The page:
Berry Johnson and I were in Israel in October. With the situation in Gaza, it is a little difficult to get a team together. After praying about the trip, Berry felt this was the time to go and offer support and encouragement to Christians in Israel.
We arrived in Israel on a Friday, and Yom Kippur began at 6 p.m. and ran until 6 p.m. on Saturday night. The streets were deserted on Saturday and children played in the middle of the streets as no cars were moving. The Beit Avi congregation had a meeting on Saturday night.
The congregation is slowly growing and spiritually maturing. On Thursday, the people had an outreach barbeque in celebration of Feast of Tabernacles with 33 people, nine of which were unbelievers. It is more of a fellowship time so that unbelievers can mingle with believers.
There were very few people in many of the places we visited, which indicated how much the conflict in Gaza has hurt tourism. It not only hurts Jewish Israelis but Arabs and Palestinians as well.
We had a time of fellowship in the home of Alex and Rima, both new believers, who have become my good friends. They have begun to assume some leadership roles in the congregation. In fact, Alex has brought the message on a couple of occasions. It is difficult for them as they work full time, have two young children, and other family responsibilities as with many in the congregation, with such a disparity in ages. Actually, Rima's mother has become a believer, and both parents are meeting to talk about the Bible and Yeshua (Jesus). They are a mature couple who could share the ministry burden.
Beit Avi continues to evolve as a ministry and congregation. There are many challenges; however, the Holy Spirit is using them to proclaim Jesus in a dry land.
A Persecuted Church
This is the first time that I actually felt the tension of everyday life that people live with in Israel. They go about their everyday lives, but with a tension of conflict simmering just below the surface. Perhaps what is happening in Lebanon and Syria brings it closer to the surface. Karmiel is only about 20-30 miles from the borders of Lebanon, Syria, and Gaza. We were with another couple from the congregation who live in a settlement about 25 minutes away from Karmiel. Their 21 year old son was home for a few days from the army and could talk very little about the situation because he is with a unit that is deployed along the Lebanon border. However, both his father and he mentioned that things are heating up along this border. You can sense that this situation is in the back of all their minds. Also, the Palestinian situation continues to be before them. The ISIS threat is not just against Jews but is also focused on Christians. Believers in Israel, and especially in the north, hear of the killings of Christians, and they realize they are not only facing an enemy that wants to destroy them for being Jews, but also for being Christians. We know that Christians across the Middle East face dire circumstances.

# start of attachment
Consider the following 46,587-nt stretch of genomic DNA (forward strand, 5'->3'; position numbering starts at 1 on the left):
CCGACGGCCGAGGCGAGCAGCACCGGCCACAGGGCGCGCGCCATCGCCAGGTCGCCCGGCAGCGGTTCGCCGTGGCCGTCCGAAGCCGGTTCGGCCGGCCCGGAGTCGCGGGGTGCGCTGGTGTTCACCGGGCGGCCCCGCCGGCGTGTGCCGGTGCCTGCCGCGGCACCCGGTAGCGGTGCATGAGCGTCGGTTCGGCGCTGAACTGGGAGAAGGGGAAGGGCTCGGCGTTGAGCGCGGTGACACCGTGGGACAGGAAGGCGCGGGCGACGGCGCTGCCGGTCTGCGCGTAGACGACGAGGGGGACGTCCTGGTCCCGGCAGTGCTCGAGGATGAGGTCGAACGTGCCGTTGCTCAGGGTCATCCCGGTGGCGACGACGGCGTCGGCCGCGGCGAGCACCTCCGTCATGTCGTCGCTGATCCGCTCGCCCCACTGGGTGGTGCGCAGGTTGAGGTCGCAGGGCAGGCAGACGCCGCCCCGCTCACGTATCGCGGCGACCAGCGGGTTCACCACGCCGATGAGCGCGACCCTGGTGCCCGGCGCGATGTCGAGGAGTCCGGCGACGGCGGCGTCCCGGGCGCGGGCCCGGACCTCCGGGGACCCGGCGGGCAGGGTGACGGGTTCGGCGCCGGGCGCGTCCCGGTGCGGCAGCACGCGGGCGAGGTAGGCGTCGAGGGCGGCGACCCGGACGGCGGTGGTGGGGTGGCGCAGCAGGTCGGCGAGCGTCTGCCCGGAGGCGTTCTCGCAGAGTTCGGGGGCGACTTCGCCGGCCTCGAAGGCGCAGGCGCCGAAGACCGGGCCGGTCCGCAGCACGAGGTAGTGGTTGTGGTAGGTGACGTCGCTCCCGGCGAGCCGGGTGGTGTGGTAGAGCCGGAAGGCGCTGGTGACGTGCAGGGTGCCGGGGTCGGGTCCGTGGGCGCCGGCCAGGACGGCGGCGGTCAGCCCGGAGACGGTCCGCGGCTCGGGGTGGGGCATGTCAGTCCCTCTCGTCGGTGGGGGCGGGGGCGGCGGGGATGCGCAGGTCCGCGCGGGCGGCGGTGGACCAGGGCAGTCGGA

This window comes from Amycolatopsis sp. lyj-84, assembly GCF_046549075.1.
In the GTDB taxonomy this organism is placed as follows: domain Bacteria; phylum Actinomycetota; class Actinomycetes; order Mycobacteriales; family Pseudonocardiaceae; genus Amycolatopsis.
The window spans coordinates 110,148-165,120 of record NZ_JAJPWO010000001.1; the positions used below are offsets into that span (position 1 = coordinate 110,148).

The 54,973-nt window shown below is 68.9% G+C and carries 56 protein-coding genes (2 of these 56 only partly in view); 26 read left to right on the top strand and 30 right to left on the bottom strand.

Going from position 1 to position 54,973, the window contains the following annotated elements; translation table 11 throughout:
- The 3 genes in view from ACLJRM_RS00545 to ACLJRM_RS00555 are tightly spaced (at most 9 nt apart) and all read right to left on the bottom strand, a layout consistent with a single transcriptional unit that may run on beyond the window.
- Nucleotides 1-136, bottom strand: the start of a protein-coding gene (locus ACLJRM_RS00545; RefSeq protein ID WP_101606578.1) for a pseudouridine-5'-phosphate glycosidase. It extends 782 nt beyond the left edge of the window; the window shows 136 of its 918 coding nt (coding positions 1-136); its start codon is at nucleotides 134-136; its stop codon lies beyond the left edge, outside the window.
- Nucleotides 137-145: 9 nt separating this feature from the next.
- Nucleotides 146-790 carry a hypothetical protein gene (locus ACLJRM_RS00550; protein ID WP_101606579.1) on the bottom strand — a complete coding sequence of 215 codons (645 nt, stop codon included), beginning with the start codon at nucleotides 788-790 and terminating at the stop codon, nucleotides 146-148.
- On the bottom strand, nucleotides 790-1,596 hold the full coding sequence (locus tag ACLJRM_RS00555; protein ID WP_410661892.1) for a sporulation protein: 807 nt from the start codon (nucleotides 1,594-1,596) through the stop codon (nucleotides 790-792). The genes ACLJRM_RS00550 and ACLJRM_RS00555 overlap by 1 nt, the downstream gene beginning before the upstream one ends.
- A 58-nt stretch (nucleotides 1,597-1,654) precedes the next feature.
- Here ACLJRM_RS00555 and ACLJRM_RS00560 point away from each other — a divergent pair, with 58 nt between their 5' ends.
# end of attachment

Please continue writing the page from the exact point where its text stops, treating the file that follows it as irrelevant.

Since returning from Israel, I have repented for my personal lack of time and effort interceding for our brothers and sisters around the world. We live in such comfort and safety that it is hard for us to imagine what is going on in many of these places. Could we, as American Christians, in the coming years be facing the same things? So, while we have the freedom to support our brothers and sisters around the world through intercession, let us examine, with the Lord, where we stand. I would challenge you to do some research on the persecuted church and ask the Lord to give you a burden for one of the countries where persecution is very serious.
Start Your Journey
A variety of opportunities are available to serve the Lord through involvement with Men for Missions.